Some great emails and words of encouragement from a lot of fantastic people. Finally had a chance to update the blogroll. Wanna welcome Julie Anna, Sarah, Brian and that old warhorse Sergeant Hardcore hisself, T-Bone to the blogroll. I had to consult with the short-timers on T-Bone's enrollment, I mean, voluntarily associating with lifers-n-shit strictly being a most egregious violation of the Code-n-whatnot, but the committee ruled in favor of the link for the sake of spreading short-timer's disease. Taking one for the team so to speak. So sarge, welcome on board man. You can chew my ass out across the vast stretches of cyberspace all you want. You wrote that you were a short-timer at one point... I figure, you didn't get the right help in time so the Machine sucked you up in the end. Being a Senior Widget Master-n-all... I feel your pain sarge, I really do. I'm here trying to make sure that shit doesn't happen to other short-timers. Give these guys a warm welcome. Check out their blogs in addition to the other fantastic stuff listed here. Good reads!

Just in:

Got an email from a reader goes by the name of Guts. He started his own blog, guts on parade recently with a real passion for it and writes with a fever. Some excellent shit and thoroughly enjoyable. His January 8 post is just fucking EXCELLENT. All this awesome stuff online created by fantastic people and there are still dullards out there who plunk down cash for fifty pages of Madison Avenue crap and Writers' Shop fluff. Unbelievable. You guys are all awesome! Keep at it!

Anyone else with a blog or a web page and an interest in exchanging links just drop a line and I'll get you linked as soon as I can get around to it.


Blogger charlie said...

Tremendous stuff yet again AST and 'on the money' as many folk with no originality keep saying nowadays. Hey, the job I was in once gave me, pinned on my uniform damn near through to the skin, in a ceremony full of pomp and circumstance, a base metal medal for 'Long Service and Good Conduct'. I surely was proud... proud of the fact that they hadn't ever caught me being anything other than 'Good', conduct-wise, that is. You're gonna get yours one day AST. Hope you'll be as proud :o)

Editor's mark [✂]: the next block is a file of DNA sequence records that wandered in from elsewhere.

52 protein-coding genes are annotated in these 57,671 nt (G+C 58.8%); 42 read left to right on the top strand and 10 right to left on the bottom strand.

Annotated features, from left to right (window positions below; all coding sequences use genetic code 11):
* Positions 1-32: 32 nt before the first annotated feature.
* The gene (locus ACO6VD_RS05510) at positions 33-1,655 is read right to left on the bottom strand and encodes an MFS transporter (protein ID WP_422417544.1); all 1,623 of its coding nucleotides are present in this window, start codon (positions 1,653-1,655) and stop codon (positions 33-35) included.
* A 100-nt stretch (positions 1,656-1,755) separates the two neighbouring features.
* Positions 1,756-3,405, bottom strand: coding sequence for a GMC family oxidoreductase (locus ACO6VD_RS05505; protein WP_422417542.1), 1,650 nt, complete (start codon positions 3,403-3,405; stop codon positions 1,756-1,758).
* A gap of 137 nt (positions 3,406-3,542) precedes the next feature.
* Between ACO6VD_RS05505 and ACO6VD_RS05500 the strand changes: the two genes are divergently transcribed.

07 January, 2006 03:23  
Blogger Diane S. said...

That's always been one of the great mysteries of soldiering to me. How does one trip the "Kill" / "Don't Kill" switch?

Is that covered in a service manual? Does it just come off with the uniform?

I woke up thinking about you this morning (which was about a thousand lifetimes ago), about how the news sometimes says Not.One.Fucking.Word. about the war, and about how it seems that so many of us are completely removed from it. While I don't argue that point, I do want to remind you that there are those of us "in the world" who - on some level - live with the war every minute of every day. This damn war is my first thought every morning and my last thought every night.

God, I hate Bush. God, I hate Stop Loss. God, I hate the War Powers Act and the Patriot Act, and God, I just want you guys to come home.

Sorry to veer so wildly off topic. Just a long day with the war for me. Know it was for you too man.

07 January, 2006 20:06  
Blogger Guts said...

You know, I was watching this show on the Discovery channel "I Should Not Be Alive" and it's all these stories about people who lived through just crazy shit -- crashing in the desert and breaking both your legs, lost at sea and thinking about eating people to stay alive -- and these folks can't believe they made it. This blog is like that. Only funnier and there's no sharks or lions.

07 January, 2006 22:04  
Blogger The Un-Apologetic Atheist said...